In the spirit of other great talking animal books like The Jungle Book or Dr. Doolittle, Anderson’s work makes you simply forget that these are animals. But this dramatic and violent tale is no Wind in the Willows. These animals just aren’t all that…cute. Certainly, they’re from Australia and we’ve come to associate the platypus or the wallaby with cuteness, but these animals have such vile human characteristics as drunkenness and murderous rage that the reader quickly forgets that these are animals and not ruthless ruffians.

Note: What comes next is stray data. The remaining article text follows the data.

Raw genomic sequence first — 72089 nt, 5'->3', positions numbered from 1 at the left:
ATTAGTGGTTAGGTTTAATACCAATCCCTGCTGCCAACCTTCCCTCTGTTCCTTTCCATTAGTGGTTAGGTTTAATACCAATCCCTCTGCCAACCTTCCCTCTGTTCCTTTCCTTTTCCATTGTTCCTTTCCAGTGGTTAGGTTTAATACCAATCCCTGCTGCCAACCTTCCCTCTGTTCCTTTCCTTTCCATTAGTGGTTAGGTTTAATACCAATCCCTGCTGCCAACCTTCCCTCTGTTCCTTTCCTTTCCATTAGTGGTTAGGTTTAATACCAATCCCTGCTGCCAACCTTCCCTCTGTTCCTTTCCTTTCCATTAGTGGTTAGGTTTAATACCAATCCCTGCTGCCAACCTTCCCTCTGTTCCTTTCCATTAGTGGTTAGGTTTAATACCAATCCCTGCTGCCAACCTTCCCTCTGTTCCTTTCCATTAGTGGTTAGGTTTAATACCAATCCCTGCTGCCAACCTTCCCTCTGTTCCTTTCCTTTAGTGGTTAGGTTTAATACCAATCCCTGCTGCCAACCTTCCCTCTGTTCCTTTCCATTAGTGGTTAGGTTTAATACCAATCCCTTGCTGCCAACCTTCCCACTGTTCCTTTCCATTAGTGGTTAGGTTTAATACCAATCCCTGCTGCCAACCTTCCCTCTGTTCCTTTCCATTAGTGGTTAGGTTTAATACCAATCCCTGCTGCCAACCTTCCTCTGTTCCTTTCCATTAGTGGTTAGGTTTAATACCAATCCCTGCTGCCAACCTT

Albert, a platypus who carefully plotted and implemented his escape from the zoo in Adelaide in order to search for the comforting wilds of his childhood home in Old Australia, is rescued from nakedness and near death in the outback by a crusty wombat named Jack. One bar fight, several rounds of gambling, and an instance of arson later, Albert is a wanted platypus with a bounty on his head.
The first chapter or so was disorienting because of the inexplicable portrayal of the animal kingdom; I also wondered while reading where the humans were in relation to the story, such as the instance of the raccoon who sailed over from the gold rush in San Francisco. Interestingly, it is the very real human attributes that the animals display that are both raw and shameful, but it doesn’t take very long for the reader to realize that human beings are no better than animals.